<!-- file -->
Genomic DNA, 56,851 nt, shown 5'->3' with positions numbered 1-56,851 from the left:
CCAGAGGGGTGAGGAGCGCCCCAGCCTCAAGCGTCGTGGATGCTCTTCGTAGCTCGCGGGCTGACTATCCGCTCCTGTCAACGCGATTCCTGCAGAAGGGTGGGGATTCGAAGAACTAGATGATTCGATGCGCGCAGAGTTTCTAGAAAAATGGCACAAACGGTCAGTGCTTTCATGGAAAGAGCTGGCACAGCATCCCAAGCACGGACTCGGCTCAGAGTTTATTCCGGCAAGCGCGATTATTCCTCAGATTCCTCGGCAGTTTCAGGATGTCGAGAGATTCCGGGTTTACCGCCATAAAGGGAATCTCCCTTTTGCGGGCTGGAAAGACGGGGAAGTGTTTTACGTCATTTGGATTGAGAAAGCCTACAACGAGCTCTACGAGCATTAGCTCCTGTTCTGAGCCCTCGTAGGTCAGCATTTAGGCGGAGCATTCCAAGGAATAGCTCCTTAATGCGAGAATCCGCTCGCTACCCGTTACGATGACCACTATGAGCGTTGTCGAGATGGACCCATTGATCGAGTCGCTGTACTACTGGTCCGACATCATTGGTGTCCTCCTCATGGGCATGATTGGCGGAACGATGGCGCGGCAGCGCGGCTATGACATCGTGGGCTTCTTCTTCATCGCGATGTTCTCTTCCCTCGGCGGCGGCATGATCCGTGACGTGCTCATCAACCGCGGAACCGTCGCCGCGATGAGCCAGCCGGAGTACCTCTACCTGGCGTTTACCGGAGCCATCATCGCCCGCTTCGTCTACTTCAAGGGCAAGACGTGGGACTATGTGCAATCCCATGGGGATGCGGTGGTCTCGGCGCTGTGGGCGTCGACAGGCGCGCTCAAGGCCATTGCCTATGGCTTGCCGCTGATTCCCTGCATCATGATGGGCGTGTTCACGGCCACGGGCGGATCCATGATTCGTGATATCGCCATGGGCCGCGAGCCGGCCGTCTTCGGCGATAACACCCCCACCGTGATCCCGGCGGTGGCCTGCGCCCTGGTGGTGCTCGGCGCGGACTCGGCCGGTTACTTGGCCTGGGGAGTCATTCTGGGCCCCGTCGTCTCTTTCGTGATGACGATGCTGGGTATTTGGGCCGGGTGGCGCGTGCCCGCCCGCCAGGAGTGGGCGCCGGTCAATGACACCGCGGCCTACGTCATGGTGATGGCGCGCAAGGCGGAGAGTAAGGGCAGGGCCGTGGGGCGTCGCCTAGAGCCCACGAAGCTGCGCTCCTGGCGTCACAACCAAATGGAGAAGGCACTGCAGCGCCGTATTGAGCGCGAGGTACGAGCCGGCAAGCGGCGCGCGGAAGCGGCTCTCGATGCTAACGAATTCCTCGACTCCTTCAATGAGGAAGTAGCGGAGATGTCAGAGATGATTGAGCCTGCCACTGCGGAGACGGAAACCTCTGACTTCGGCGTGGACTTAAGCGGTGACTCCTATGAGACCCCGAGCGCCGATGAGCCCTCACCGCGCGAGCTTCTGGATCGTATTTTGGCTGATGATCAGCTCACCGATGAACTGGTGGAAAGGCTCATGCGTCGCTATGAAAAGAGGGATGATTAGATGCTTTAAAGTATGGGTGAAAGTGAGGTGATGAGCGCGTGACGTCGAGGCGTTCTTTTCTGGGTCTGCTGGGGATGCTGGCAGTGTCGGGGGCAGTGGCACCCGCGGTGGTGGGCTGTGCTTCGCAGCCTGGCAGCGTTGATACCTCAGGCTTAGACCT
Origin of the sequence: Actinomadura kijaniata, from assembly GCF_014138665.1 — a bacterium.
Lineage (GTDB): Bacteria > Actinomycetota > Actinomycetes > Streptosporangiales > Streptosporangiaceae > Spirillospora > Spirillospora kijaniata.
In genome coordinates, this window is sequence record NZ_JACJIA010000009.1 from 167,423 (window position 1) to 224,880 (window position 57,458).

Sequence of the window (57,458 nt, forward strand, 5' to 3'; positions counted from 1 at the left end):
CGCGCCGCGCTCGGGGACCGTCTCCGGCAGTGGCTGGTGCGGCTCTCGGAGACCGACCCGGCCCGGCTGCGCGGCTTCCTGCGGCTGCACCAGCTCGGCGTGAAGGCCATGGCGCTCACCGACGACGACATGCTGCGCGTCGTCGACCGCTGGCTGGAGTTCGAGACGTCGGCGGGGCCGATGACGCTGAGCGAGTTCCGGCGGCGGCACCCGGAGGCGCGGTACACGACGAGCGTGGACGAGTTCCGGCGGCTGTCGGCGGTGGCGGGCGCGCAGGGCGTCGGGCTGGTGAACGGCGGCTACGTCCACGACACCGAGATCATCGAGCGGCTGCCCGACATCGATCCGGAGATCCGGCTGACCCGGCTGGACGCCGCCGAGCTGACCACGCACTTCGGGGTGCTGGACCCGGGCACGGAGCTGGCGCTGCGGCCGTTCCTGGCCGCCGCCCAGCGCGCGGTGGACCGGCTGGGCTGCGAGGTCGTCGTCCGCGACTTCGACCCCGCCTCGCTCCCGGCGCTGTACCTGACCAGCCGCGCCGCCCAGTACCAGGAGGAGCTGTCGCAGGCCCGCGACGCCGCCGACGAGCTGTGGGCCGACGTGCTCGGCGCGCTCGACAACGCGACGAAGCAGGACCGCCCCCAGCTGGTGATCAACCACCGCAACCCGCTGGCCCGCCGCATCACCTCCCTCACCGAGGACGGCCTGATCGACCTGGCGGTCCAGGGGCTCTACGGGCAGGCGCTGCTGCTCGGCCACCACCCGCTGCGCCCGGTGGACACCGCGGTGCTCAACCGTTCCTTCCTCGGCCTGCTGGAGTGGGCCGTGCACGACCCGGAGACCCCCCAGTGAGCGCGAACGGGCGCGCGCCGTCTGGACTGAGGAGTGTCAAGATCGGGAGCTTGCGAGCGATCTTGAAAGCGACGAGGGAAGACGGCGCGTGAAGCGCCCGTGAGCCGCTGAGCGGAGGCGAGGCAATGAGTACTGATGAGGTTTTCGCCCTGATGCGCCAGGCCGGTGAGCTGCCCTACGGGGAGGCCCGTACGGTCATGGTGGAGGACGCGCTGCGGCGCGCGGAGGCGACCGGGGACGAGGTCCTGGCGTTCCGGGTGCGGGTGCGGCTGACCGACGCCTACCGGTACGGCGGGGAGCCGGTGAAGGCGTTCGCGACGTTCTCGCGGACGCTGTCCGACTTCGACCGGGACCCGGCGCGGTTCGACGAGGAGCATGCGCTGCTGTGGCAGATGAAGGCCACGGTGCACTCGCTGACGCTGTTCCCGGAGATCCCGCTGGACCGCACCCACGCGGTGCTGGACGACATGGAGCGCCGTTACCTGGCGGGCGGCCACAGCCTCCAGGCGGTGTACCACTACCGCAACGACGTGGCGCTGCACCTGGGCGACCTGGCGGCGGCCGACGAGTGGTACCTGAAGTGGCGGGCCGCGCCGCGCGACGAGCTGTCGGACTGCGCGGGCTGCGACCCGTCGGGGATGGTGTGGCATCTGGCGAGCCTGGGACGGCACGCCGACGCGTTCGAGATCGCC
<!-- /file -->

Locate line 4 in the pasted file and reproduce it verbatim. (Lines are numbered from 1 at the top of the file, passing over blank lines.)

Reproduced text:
Lineage (GTDB): Bacteria > Actinomycetota > Actinomycetes > Streptosporangiales > Streptosporangiaceae > Spirillospora > Spirillospora kijaniata.